The a cappella women’s quartet Anonymous 4 has been weaving its spells since 1986, and it has decided that 30 years is going to be enough. Its final CD, a collection of Civil War-era popular songs performed in tandem with folk musician Bruce Molsky, is to be released this January. And although the group will concertize through the 2015-2016 season, its recital on Dec. 9 at the Cathedral Basilica of St. Francis of Assisi, sponsored by Performance Santa Fe, marked its final appearance in this city. Having performed here on a handful of occasions through the years, the foursome has built up quite a following, such that a long line of the hopeful stood at the ready in case any tickets for the sold-out event might be turned in at the last minute.
Attendees were treated to a trifecta of what these musicians do best: medieval music from England on a distaff topic — in this case, medieval English Christmas music that largely involved texts about the Virgin Mary. The program, titled On Yoolis Night, was the live version of the group’s album of the same name, which was released in 1993, although with the repertoire slightly adapted and the pieces reordered. That was the musicians’ second album — the first, the year before, had also consisted of English medieval pieces — and at the time the idea that an unaccompanied women’s ensemble could earn a living singing such material fell somewhere between implausible and preposterous. But here they are, some 20 albums later, having sold two million CDs and enchanted audiences throughout the world. They did this by respecting their material absolutely, investing it with maximum scholarship and minimum cuteness, assembling their material into modestly scaled programs that allow for a degree of variety, and performing it in a technically impeccable style bathed in vocal purity. Three of the four singers are founding members, and the fourth has been part of the group for 16 years. Their timbre is not quite as fresh as it was a couple of decades back, but their restrained sound has stayed remarkably consistent nonetheless and it remains beautiful. Their sense of ensemble is so natural that they even seemed to roll their r’s in sync, and their interaction everywhere displayed a subtlety we might associate with the finest string quartets.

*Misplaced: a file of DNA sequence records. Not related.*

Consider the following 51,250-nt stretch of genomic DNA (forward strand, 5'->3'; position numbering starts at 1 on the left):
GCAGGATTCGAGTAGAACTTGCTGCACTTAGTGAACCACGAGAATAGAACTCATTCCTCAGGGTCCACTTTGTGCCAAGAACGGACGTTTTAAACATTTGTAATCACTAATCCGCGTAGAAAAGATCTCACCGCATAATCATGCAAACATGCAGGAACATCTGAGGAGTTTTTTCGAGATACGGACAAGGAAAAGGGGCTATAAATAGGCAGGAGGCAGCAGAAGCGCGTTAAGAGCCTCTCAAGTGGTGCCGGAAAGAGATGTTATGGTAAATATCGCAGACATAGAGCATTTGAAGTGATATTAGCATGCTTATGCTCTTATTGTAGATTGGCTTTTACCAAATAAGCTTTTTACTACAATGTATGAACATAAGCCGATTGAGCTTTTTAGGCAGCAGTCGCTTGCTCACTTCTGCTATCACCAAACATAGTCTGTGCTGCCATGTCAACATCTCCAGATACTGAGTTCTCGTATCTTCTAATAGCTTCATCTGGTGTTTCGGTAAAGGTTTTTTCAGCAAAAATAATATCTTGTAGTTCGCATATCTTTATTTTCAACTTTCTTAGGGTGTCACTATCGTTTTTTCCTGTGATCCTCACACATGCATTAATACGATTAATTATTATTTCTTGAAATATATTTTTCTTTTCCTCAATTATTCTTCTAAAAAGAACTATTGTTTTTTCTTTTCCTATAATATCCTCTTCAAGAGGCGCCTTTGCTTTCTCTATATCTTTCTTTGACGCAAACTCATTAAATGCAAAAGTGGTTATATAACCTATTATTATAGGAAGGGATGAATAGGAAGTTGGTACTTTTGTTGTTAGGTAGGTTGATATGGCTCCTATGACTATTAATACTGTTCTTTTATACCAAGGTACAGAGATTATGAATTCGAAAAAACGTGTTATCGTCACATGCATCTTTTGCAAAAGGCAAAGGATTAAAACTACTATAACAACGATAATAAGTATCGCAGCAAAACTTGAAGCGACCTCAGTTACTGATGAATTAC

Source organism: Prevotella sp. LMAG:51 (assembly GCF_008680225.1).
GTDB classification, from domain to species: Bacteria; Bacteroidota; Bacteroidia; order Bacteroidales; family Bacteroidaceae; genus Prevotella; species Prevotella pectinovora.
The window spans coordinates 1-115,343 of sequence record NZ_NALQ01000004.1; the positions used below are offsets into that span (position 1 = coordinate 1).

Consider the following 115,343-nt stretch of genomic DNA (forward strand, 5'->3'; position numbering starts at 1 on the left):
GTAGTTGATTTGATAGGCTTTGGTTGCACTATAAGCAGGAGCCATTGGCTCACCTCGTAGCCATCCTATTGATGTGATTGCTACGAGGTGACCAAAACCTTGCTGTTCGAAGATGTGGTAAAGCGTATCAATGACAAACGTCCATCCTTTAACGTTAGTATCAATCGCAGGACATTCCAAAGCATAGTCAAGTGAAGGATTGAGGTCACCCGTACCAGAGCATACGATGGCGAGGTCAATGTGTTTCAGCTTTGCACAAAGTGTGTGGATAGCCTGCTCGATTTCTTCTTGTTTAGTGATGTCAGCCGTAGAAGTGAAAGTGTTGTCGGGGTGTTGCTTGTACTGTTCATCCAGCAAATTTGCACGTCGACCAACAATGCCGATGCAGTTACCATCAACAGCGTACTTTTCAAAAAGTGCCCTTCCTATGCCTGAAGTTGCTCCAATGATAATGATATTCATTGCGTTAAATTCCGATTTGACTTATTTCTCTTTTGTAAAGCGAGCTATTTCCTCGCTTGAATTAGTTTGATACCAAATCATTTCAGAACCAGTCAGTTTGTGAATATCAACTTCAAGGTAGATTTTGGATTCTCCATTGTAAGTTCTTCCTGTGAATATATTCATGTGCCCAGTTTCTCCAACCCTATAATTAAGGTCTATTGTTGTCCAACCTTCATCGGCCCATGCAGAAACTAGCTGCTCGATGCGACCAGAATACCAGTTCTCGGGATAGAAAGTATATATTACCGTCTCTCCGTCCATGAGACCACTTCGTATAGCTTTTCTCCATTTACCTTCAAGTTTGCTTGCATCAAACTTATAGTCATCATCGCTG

Three of the members — Marsha Genensky, Ruth Cunningham, and Jacqueline Horner-Kwiatek, but not Susan Hellauer — offered solo numbers, in each case putting across their songs with appealing timbre and an elegant sense of narration. The ensemble pieces sometimes proved mesmerizing. In the 14th-century song “Gabriel, fram heven-king,” a Middle English translation of a piece sung in Latin by a character in Chaucer’s Canterbury Tales, the chaste tone and lilting rhythms transported listeners to a distant, gentle refuge. In the conductus “Ave Maria salus hominum,” the short-long rhythms of the third metric mode of the Middle Ages lent a more bracing atmosphere, but even there the foursome preserved its suave demeanor. In the harmonically scaled-down context of medieval polyphony, even a three-part texture can seem surprisingly rich, and four singers at once an astonishment. This is a quiet quartet, never forcing tone to make an effect. One could not overlook that the large audience responded in kind, maintaining an attentive stillness that never overtakes listeners who are less than captivated.
— James M. Keller